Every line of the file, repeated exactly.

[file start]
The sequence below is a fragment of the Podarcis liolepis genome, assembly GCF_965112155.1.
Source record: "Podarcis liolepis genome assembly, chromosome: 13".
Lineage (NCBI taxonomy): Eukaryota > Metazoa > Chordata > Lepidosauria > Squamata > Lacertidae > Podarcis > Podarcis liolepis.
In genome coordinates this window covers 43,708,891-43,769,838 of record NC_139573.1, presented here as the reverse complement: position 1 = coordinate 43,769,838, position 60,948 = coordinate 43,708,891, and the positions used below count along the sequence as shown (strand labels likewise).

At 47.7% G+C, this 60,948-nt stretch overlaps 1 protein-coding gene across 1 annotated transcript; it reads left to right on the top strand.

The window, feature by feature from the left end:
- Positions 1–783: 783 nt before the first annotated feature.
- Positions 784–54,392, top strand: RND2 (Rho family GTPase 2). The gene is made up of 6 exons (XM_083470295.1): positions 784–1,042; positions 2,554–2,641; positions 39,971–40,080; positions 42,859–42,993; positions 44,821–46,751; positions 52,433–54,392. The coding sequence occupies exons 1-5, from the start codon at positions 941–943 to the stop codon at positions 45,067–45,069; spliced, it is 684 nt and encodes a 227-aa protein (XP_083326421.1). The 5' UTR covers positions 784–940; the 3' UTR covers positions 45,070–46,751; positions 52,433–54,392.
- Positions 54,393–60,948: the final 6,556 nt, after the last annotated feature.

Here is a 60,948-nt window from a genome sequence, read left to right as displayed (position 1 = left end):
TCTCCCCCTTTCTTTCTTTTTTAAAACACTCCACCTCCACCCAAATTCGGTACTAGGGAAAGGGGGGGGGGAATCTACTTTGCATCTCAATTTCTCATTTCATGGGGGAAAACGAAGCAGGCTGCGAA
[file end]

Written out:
The sequence below is a fragment of the Podarcis liolepis genome, assembly GCF_965112155.1.
Source record: "Podarcis liolepis genome assembly, chromosome: 13".
Lineage (NCBI taxonomy): Eukaryota > Metazoa > Chordata > Lepidosauria > Squamata > Lacertidae > Podarcis > Podarcis liolepis.
In genome coordinates this window covers 43,708,891-43,769,838 of record NC_139573.1, presented here as the reverse complement: position 1 = coordinate 43,769,838, position 60,948 = coordinate 43,708,891, and the positions used below count along the sequence as shown (strand labels likewise).

At 47.7% G+C, this 60,948-nt stretch overlaps 1 protein-coding gene across 1 annotated transcript; it reads left to right on the top strand.

The window, feature by feature from the left end:
- Positions 1–783: 783 nt before the first annotated feature.
- Positions 784–54,392, top strand: RND2 (Rho family GTPase 2). The gene is made up of 6 exons (XM_083470295.1): positions 784–1,042; positions 2,554–2,641; positions 39,971–40,080; positions 42,859–42,993; positions 44,821–46,751; positions 52,433–54,392. The coding sequence occupies exons 1-5, from the start codon at positions 941–943 to the stop codon at positions 45,067–45,069; spliced, it is 684 nt and encodes a 227-aa protein (XP_083326421.1). The 5' UTR covers positions 784–940; the 3' UTR covers positions 45,070–46,751; positions 52,433–54,392.
- Positions 54,393–60,948: the final 6,556 nt, after the last annotated feature.

Here is a 60,948-nt window from a genome sequence, read left to right as displayed (position 1 = left end):
TCTCCCCCTTTCTTTCTTTTTTAAAACACTCCACCTCCACCCAAATTCGGTACTAGGGAAAGGGGGGGGGGAATCTACTTTGCATCTCAATTTCTCATTTCATGGGGGAAAACGAAGCAGGCTGCGAA